• Running the Spectrum by Brian Patrick Flynn

    by  • 3 Sep ’12 • profile • 6 Comments


    When it comes to owning and operating an interior design business, my situation is a little bit different than the norm. While I have a fantastic group of residential clients in Atlanta and Los Angeles, my biggest client is not a homeowner, but rather the largest shelter-related interactive network—Scripps Interactive. So, the ways I go about designing things are a little bit out of the box.

    Whether it’s HGTV.com, diynetwork.com or HGTVremodels.com, I’m consistently conceptualizing spaces that are, from the get-go, packed with editorial value. ‘And just how the hell is that any different from other design businesses,’ you ask? Good question. Let’s say that my client wants to freshen up her master suite and finally make good use of her outdoor patio. My objective as a designer is to (a) decide how we work with some of the pieces she already owns, (b) make the most of her budget, and (c) create a cohesive look. When I am designing spaces primarily for the sake of delivering pertinent editorial information, I must still think about how to work with existing pieces, my assigned budget, and the long-term advantages of splurging on select items rather than buying from a major retail chain. And, of course, the space must look great and fit the homeowners’ needs. But here is the kicker, every decision I make has to be just as relevant to homeowners living in Yosemite as to those living in Yonkers.

    Take my most recent HGTV.com project; I worked alongside a family to create their dream rooms based on the psychology of colors. From an active boy’s bedroom where red was used sparingly, as not to overpower the room, to a warm and easygoing creative space, packed with layers of orange, for a set design coordinator. Now, hopefully, each room excites, inspires and speaks to each person’s personality.

    Ok, I now hear myself typing me, me, me…enough already! Ronda and I would like to hear your thoughts on color. Do you think psychology and color go hand-in-hand, or if it’s just fancy decorator psychobabble? Have you experienced a red room raising your blood pressure? Do cool blue rooms actually make you feel relaxed? Does green remind you of nature and money or does it simply remind you of, well, green? Do tell.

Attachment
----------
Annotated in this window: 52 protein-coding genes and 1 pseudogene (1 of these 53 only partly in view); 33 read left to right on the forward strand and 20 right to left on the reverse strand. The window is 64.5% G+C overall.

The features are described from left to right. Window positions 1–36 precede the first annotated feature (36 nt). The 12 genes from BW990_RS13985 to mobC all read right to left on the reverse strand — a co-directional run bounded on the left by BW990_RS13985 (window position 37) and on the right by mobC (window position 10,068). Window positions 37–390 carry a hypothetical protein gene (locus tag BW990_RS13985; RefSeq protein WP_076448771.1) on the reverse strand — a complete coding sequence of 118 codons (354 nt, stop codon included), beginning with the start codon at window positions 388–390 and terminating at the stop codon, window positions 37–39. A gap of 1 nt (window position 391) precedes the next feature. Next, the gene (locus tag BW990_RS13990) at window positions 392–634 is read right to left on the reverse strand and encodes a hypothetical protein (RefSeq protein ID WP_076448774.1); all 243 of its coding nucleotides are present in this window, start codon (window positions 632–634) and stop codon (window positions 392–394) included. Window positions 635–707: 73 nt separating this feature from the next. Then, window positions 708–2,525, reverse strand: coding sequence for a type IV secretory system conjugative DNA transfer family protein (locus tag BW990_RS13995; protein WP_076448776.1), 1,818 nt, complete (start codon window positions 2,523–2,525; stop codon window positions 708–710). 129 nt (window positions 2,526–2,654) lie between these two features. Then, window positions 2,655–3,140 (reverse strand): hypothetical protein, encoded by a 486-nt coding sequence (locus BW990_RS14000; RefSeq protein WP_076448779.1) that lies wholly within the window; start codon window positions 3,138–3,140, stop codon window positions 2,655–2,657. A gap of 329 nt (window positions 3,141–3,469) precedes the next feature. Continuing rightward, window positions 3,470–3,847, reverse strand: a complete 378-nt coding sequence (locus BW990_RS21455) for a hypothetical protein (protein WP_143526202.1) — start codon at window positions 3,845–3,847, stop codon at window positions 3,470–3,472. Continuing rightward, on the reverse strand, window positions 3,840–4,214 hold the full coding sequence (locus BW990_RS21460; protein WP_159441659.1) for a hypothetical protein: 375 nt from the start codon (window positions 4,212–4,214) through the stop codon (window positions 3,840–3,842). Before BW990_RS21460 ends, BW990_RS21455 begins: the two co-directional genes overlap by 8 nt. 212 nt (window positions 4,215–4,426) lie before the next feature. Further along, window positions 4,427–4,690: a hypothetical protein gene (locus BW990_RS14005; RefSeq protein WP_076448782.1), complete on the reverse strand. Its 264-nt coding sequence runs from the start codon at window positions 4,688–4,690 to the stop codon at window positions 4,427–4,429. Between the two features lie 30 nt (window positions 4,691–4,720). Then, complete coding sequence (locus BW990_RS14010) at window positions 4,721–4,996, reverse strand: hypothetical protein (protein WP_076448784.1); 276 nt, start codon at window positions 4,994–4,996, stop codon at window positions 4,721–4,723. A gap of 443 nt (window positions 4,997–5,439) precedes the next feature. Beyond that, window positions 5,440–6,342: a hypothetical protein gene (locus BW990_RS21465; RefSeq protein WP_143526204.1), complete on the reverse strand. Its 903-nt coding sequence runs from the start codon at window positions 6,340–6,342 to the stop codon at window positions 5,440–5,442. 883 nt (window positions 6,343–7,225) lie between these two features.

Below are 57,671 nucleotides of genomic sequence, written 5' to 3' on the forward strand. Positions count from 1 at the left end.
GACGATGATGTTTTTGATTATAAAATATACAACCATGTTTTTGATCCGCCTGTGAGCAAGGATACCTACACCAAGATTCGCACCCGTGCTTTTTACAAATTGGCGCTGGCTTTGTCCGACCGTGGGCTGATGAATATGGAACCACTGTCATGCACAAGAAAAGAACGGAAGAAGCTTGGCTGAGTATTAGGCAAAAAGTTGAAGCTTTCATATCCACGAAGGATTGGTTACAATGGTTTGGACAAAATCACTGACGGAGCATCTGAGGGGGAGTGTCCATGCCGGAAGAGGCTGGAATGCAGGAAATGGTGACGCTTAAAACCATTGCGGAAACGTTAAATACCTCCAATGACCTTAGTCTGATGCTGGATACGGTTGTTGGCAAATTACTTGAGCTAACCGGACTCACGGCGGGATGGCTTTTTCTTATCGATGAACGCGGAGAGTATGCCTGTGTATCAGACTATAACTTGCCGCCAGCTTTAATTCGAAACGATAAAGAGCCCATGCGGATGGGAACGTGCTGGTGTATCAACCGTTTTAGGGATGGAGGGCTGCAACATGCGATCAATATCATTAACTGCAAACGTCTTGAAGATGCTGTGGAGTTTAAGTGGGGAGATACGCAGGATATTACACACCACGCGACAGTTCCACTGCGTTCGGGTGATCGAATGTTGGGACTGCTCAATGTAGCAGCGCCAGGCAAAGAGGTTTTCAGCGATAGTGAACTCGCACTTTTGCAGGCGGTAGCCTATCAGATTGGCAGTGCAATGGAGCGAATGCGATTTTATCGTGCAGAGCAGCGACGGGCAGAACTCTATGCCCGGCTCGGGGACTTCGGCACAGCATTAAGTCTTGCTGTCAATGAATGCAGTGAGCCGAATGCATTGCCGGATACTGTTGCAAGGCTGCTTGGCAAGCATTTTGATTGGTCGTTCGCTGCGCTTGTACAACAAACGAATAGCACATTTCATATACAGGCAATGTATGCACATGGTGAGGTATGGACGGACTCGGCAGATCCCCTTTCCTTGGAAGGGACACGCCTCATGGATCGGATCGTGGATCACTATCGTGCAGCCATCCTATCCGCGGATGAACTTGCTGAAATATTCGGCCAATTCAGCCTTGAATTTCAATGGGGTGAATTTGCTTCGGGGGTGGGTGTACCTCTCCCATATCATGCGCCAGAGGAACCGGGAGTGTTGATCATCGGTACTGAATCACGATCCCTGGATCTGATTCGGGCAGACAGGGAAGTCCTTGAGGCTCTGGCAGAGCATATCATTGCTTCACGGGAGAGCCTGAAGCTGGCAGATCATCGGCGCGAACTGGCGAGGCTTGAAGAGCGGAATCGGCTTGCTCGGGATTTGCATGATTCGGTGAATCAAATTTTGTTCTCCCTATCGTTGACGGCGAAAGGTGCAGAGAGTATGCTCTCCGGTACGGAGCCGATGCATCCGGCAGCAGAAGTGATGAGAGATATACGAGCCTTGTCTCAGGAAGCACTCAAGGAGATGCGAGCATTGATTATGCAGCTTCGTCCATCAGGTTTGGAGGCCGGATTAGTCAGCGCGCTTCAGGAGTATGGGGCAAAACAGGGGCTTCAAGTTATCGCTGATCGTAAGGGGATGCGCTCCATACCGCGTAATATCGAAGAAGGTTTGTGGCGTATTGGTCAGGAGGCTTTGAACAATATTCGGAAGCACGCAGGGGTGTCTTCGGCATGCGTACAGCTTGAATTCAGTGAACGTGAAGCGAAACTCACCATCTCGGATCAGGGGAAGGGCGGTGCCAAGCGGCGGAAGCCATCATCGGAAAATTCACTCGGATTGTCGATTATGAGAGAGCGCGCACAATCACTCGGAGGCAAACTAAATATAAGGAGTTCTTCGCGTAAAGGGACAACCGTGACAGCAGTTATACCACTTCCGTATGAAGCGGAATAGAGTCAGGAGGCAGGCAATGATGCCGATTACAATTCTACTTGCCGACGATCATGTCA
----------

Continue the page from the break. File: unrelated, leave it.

All the Best Contributor Brian Patrick Flynn is an interior designer, writer, design producer of HGTV Design Star and creator of the entertaining design blog Decor Demon. Brian recently became bicoastal, having moved his interior design business from Atlanta to the Hollywood Hills. www.decordemon.com

    6 Responses to Running the Spectrum by Brian Patrick Flynn

    1. Pingback: Running the Spectrum by Brian Patrick Flynn | Shelterholic Now

    2. 3 Sep ’12 at 1:03 pm

      Hi-
      I love seeing all this color. I am not sure about all the psychobabble but, I know color in interiors makes me happy. There is no doubt a beige room can be beautiful but, it bores me to live in it. Color makes me HAPPY and my clients come to me for my bold use of it.
      Happy Labor Day.
      Holly

    3. pve
      3 Sep ’12 at 1:19 pm

      I do love pure and simple naturals and then I also am filled with delight when I walk into a space that is full of color. One color I seem to want now besides lots of gray —is lots of ciean yellow and blue. It seems timeless and fresh.
      ;pve

    4. 3 Sep ’12 at 2:01 pm

      I believe that color does have an effect on how we feel. My father is an artist, but it was my grandmother who planted the idea. There was a soothing green in the home of my other grandmother. Every Sunday I looked forward to taking a nap on the couch in that room. It had a restful feel to it. I love color!

    5. 5 Sep ’12 at 3:03 am

      Lobbberly collllorers! My fav is the first pix of the blue upholstered chair and delicious coordinating carpet.

    6. KG
      31 Dec ’12 at 9:05 pm

      Psychology and color must have a special bond. Whether color evokes a feeling from memories associated with it or we are born with those associations intact or our feelings about color form overtime like moss on wet stones, Color speaks to us . . . somehow. And if you imagine a world without color with sadness, what is that? I think pattern must work the same as color. Being able to play and create with both, is a wonderful creative gift as designers know only too well. May you have a Happy New Year of Color Ronda! See you at Camp.

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